Classic Russian Play, “Three Sisters” Gives Us A New Translation

Review by Blair Godshall of “Three Sisters”: NKU

NKU opens their second play of the season with a new translation of
Anton Chekhov’s “Three Sisters” (1901) by Dr. Sharon Carnicke (University of Southern California). This story is told with humor, but it took a bit of time for the audience to warm up and respond to it. That’s understandable, as Anton Chekov’s plays often give off a deep seeded melancholy emphasizing the bittersweet distance between where the characters are and where they want to be. The hopes and boredom of the Prozorov sisters are earnestly played out by a mix of acting and musical theatre majors in director Mike King’s analytical and dramatic production.

We meet the Prozorov sisters who are trapped by circumstances in a small town far from Moscow in 1895. There’s Olga (Chelsea Trammell), the oldest and a high school teacher, Masha (Rachel Kazee), the middle sister, trapped in an unhappy marriage to the pedantic teacher Kulygin (Nathaniel Clifford) and the youngest sister, Irina (Hannah Beaven), ever the optimist yearning for opulence. Their brother, Andrey (Joel Parece), wants to be a professor at Moscow University but settles for gambling and a marriage to Natasha (Gabriela Barbosa–Gonzales), an oddly dressed woman with a controlling personality. With army officers visiting frequently, the sisters have their company to pass the time.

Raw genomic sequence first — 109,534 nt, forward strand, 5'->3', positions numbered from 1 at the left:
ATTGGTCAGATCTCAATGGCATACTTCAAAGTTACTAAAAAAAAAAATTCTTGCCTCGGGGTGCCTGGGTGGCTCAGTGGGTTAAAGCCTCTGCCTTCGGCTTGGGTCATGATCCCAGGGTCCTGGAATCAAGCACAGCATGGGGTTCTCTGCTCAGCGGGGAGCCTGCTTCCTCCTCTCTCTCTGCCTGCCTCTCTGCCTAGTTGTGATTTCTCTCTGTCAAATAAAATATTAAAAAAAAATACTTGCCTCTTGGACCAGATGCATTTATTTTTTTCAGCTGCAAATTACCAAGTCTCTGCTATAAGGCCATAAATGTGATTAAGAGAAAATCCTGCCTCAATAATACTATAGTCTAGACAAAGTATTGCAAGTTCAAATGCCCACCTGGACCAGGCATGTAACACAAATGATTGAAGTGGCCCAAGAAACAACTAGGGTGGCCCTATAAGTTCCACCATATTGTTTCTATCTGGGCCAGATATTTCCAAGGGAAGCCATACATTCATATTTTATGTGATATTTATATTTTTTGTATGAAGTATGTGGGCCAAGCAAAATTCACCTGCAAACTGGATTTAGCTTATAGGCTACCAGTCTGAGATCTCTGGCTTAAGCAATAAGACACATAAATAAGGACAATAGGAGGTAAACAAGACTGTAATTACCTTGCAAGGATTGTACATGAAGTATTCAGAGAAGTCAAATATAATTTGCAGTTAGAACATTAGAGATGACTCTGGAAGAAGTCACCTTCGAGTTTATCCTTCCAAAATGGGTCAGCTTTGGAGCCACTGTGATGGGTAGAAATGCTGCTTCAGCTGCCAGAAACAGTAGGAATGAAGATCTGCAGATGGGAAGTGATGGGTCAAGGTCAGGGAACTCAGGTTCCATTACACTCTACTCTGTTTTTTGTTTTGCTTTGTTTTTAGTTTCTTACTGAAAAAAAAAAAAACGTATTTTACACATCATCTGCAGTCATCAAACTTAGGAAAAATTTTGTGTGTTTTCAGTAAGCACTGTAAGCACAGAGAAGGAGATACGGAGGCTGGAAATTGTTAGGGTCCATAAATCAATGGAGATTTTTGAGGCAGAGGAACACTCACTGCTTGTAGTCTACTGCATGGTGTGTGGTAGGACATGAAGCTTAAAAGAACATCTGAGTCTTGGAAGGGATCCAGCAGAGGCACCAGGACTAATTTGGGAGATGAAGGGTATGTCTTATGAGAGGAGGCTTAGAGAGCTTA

What I enjoyed about this production of “Three Sisters” (directed by Mike King) is the naturalistic human qualities of each of the characters as they try desperately to garner some happiness out of their mundane existence. We witness both the decay of the privileged class in Russia and their search for meaning. The three sisters’ frustration is played out through their longings for a return to Moscow and their unhappy relationships. I did have a difficult time following the story though and at times, it was challenging to hear or comprehend what the actors were saying. I’m not the biggest fan of Chekov’s plays but I do appreciate that his works continue to be produced and interpreted in newly translated and adapted versions.

This is a beautifully decorated production giving all credit to Scenic Designer Anna Catton who seamlessly transports the audience into an exquisite living and dining room in 19th Century Russia. Aaron Burns’ lighting design gives us almost a calming eeriness with the use of blue lighting to echo the night sky.

For more information and to purchase tickets, call the NKU School of the Arts Box Office at (859) 572-5464 or visit